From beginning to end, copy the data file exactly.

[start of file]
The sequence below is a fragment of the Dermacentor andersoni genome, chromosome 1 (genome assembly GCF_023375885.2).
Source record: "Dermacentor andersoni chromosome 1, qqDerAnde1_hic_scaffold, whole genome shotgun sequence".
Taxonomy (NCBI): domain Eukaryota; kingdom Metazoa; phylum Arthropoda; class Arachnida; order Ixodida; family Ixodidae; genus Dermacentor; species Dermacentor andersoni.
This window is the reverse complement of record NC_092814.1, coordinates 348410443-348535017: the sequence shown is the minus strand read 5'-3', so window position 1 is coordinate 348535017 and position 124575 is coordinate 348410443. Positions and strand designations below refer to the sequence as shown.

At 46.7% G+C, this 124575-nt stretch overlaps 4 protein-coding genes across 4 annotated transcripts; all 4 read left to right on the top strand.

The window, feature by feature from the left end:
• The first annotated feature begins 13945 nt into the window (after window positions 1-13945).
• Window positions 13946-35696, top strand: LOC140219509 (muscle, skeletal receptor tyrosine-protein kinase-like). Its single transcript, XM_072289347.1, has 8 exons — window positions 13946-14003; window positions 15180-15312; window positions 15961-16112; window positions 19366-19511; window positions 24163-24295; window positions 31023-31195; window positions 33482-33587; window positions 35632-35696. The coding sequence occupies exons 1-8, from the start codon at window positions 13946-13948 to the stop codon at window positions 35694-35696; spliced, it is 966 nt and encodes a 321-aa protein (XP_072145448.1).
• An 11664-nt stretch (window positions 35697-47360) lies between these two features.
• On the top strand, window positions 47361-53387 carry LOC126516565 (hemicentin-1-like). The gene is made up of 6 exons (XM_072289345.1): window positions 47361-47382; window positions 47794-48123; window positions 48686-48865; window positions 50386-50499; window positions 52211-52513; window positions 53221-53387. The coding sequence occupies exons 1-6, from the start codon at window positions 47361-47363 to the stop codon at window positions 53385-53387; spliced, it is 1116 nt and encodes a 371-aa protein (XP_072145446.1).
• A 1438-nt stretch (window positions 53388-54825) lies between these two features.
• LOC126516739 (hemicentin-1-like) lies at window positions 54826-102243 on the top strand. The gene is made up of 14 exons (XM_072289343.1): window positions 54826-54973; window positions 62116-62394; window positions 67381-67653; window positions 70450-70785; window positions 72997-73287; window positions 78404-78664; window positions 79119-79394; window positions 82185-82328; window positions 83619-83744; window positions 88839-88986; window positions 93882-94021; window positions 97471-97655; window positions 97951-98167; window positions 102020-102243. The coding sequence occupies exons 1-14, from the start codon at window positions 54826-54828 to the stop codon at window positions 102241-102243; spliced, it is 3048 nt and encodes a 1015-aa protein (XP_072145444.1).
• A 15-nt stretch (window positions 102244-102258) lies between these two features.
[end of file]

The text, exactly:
The sequence below is a fragment of the Dermacentor andersoni genome, chromosome 1 (genome assembly GCF_023375885.2).
Source record: "Dermacentor andersoni chromosome 1, qqDerAnde1_hic_scaffold, whole genome shotgun sequence".
Taxonomy (NCBI): domain Eukaryota; kingdom Metazoa; phylum Arthropoda; class Arachnida; order Ixodida; family Ixodidae; genus Dermacentor; species Dermacentor andersoni.
This window is the reverse complement of record NC_092814.1, coordinates 348410443-348535017: the sequence shown is the minus strand read 5'-3', so window position 1 is coordinate 348535017 and position 124575 is coordinate 348410443. Positions and strand designations below refer to the sequence as shown.

At 46.7% G+C, this 124575-nt stretch overlaps 4 protein-coding genes across 4 annotated transcripts; all 4 read left to right on the top strand.

The window, feature by feature from the left end:
• The first annotated feature begins 13945 nt into the window (after window positions 1-13945).
• Window positions 13946-35696, top strand: LOC140219509 (muscle, skeletal receptor tyrosine-protein kinase-like). Its single transcript, XM_072289347.1, has 8 exons — window positions 13946-14003; window positions 15180-15312; window positions 15961-16112; window positions 19366-19511; window positions 24163-24295; window positions 31023-31195; window positions 33482-33587; window positions 35632-35696. The coding sequence occupies exons 1-8, from the start codon at window positions 13946-13948 to the stop codon at window positions 35694-35696; spliced, it is 966 nt and encodes a 321-aa protein (XP_072145448.1).
• An 11664-nt stretch (window positions 35697-47360) lies between these two features.
• On the top strand, window positions 47361-53387 carry LOC126516565 (hemicentin-1-like). The gene is made up of 6 exons (XM_072289345.1): window positions 47361-47382; window positions 47794-48123; window positions 48686-48865; window positions 50386-50499; window positions 52211-52513; window positions 53221-53387. The coding sequence occupies exons 1-6, from the start codon at window positions 47361-47363 to the stop codon at window positions 53385-53387; spliced, it is 1116 nt and encodes a 371-aa protein (XP_072145446.1).
• A 1438-nt stretch (window positions 53388-54825) lies between these two features.
• LOC126516739 (hemicentin-1-like) lies at window positions 54826-102243 on the top strand. The gene is made up of 14 exons (XM_072289343.1): window positions 54826-54973; window positions 62116-62394; window positions 67381-67653; window positions 70450-70785; window positions 72997-73287; window positions 78404-78664; window positions 79119-79394; window positions 82185-82328; window positions 83619-83744; window positions 88839-88986; window positions 93882-94021; window positions 97471-97655; window positions 97951-98167; window positions 102020-102243. The coding sequence occupies exons 1-14, from the start codon at window positions 54826-54828 to the stop codon at window positions 102241-102243; spliced, it is 3048 nt and encodes a 1015-aa protein (XP_072145444.1).
• A 15-nt stretch (window positions 102244-102258) lies between these two features.